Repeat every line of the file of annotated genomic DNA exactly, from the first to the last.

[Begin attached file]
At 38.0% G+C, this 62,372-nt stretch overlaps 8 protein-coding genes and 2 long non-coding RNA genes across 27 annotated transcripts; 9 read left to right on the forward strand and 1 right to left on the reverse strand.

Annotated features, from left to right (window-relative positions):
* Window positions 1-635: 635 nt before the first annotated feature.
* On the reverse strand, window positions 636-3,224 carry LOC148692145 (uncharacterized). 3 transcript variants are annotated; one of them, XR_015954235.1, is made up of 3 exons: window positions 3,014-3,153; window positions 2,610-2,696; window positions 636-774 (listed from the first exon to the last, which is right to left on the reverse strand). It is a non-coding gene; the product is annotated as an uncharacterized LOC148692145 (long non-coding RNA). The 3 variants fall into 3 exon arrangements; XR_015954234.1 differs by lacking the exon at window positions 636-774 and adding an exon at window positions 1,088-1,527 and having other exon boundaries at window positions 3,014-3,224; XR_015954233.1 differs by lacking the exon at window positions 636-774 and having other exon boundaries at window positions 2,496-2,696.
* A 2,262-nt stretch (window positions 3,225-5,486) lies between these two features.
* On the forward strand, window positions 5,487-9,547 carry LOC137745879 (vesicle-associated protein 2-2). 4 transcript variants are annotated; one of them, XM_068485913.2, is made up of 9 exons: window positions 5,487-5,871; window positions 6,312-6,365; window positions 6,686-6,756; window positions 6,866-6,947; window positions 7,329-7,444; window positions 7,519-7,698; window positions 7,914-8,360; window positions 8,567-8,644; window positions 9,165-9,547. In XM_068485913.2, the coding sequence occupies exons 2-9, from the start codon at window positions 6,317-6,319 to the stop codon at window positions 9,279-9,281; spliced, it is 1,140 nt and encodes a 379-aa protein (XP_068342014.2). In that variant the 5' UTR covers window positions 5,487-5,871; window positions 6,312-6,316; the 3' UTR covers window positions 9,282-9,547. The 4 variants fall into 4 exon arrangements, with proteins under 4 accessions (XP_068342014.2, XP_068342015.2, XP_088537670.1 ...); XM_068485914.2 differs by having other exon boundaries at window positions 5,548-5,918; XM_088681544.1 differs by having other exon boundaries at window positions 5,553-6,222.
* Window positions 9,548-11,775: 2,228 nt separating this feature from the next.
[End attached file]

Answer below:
At 38.0% G+C, this 62,372-nt stretch overlaps 8 protein-coding genes and 2 long non-coding RNA genes across 27 annotated transcripts; 9 read left to right on the forward strand and 1 right to left on the reverse strand.

Annotated features, from left to right (window-relative positions):
* Window positions 1-635: 635 nt before the first annotated feature.
* On the reverse strand, window positions 636-3,224 carry LOC148692145 (uncharacterized). 3 transcript variants are annotated; one of them, XR_015954235.1, is made up of 3 exons: window positions 3,014-3,153; window positions 2,610-2,696; window positions 636-774 (listed from the first exon to the last, which is right to left on the reverse strand). It is a non-coding gene; the product is annotated as an uncharacterized LOC148692145 (long non-coding RNA). The 3 variants fall into 3 exon arrangements; XR_015954234.1 differs by lacking the exon at window positions 636-774 and adding an exon at window positions 1,088-1,527 and having other exon boundaries at window positions 3,014-3,224; XR_015954233.1 differs by lacking the exon at window positions 636-774 and having other exon boundaries at window positions 2,496-2,696.
* A 2,262-nt stretch (window positions 3,225-5,486) lies between these two features.
* On the forward strand, window positions 5,487-9,547 carry LOC137745879 (vesicle-associated protein 2-2). 4 transcript variants are annotated; one of them, XM_068485913.2, is made up of 9 exons: window positions 5,487-5,871; window positions 6,312-6,365; window positions 6,686-6,756; window positions 6,866-6,947; window positions 7,329-7,444; window positions 7,519-7,698; window positions 7,914-8,360; window positions 8,567-8,644; window positions 9,165-9,547. In XM_068485913.2, the coding sequence occupies exons 2-9, from the start codon at window positions 6,317-6,319 to the stop codon at window positions 9,279-9,281; spliced, it is 1,140 nt and encodes a 379-aa protein (XP_068342014.2). In that variant the 5' UTR covers window positions 5,487-5,871; window positions 6,312-6,316; the 3' UTR covers window positions 9,282-9,547. The 4 variants fall into 4 exon arrangements, with proteins under 4 accessions (XP_068342014.2, XP_068342015.2, XP_088537670.1 ...); XM_068485914.2 differs by having other exon boundaries at window positions 5,548-5,918; XM_088681544.1 differs by having other exon boundaries at window positions 5,553-6,222.
* Window positions 9,548-11,775: 2,228 nt separating this feature from the next.